With the North and South Morecambe gas fields coming to the end of their productive life, Spirit Energy underlines that this project will also harness the skills and knowledge of more than 300 workers currently based at the site and will provide continued job security with the new multi-billion-pound facility.
Simon Fell, MP for Barrow and Furness, stated: “The conversation about our climate is one which continues to, quite rightly, gather pace across Furness. I’ve long since campaigned for clean energy solutions and reducing our carbon footprint to meet the target of being net-zero by 2050. It is great, therefore, to see a project of this scale come to Barrow and I look forward to seeing it develop.
“This new cluster will put Barrow on the map as a centre for low-carbon innovation, bringing thousands of high-quality jobs to our town and across the whole of Cumbria, while also securing future employment for those already working on the gas fields.”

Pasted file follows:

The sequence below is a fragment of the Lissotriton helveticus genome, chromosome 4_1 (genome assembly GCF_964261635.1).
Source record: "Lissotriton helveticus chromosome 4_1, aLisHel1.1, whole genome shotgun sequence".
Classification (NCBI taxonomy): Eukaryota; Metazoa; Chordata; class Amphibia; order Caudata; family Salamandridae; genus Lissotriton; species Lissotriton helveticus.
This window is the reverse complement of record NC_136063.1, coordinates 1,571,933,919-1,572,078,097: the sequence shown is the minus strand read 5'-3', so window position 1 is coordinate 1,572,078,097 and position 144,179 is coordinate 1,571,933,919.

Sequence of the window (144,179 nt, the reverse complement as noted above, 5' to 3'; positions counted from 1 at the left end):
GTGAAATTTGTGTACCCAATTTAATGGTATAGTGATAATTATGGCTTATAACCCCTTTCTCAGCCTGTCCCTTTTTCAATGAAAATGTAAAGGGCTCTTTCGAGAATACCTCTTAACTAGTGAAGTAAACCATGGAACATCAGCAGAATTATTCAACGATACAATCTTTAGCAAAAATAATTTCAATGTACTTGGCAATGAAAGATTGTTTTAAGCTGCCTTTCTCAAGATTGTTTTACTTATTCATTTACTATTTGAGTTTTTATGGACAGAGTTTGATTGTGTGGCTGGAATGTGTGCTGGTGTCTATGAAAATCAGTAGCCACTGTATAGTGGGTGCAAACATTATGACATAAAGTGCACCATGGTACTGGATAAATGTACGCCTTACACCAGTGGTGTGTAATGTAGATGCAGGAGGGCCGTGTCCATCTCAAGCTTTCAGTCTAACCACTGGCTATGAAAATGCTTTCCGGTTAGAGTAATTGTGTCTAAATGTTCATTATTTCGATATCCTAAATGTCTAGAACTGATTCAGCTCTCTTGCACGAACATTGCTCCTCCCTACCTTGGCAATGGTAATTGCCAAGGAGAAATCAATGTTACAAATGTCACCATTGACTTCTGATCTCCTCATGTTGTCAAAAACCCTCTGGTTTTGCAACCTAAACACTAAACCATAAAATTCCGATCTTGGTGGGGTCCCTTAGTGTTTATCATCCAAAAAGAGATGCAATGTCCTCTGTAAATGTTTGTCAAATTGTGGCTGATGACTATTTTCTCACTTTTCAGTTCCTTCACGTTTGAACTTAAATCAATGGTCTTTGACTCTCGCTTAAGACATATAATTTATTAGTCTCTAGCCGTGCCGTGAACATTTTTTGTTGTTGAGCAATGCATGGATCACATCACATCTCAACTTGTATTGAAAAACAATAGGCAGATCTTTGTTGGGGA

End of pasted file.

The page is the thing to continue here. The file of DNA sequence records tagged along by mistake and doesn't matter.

Additionally, the UK firm elaborates that these two gas fields have the potential to form the core of a future low-carbon hub, thanks to their location in the North West and connectivity in the area.
To this end, Spirit Energy is exploring opportunities such as blue hydrogen production, hydrogen power generation, direct air capture, and integration with renewable power generation, which could expand the cluster, working in tandem with the carbon storage facility to help realise the area’s full potential.
Regarding the Morecambe Bay gas fields in the East Irish Sea, Spirit Energy awarded a contract to Allseas in January 2021 to remove the DP3 and DP4 platforms from Morecambe Bay, which first produced gas in 1985 when the South Morecambe field came online.
After Scotland’s CessCon Decom got a contract for the onshore decommissioning, dismantling, and recycling of Spirit Energy’s Morecambe Bay DP3 and DP4 platforms, these were delivered to the yard in July 2021.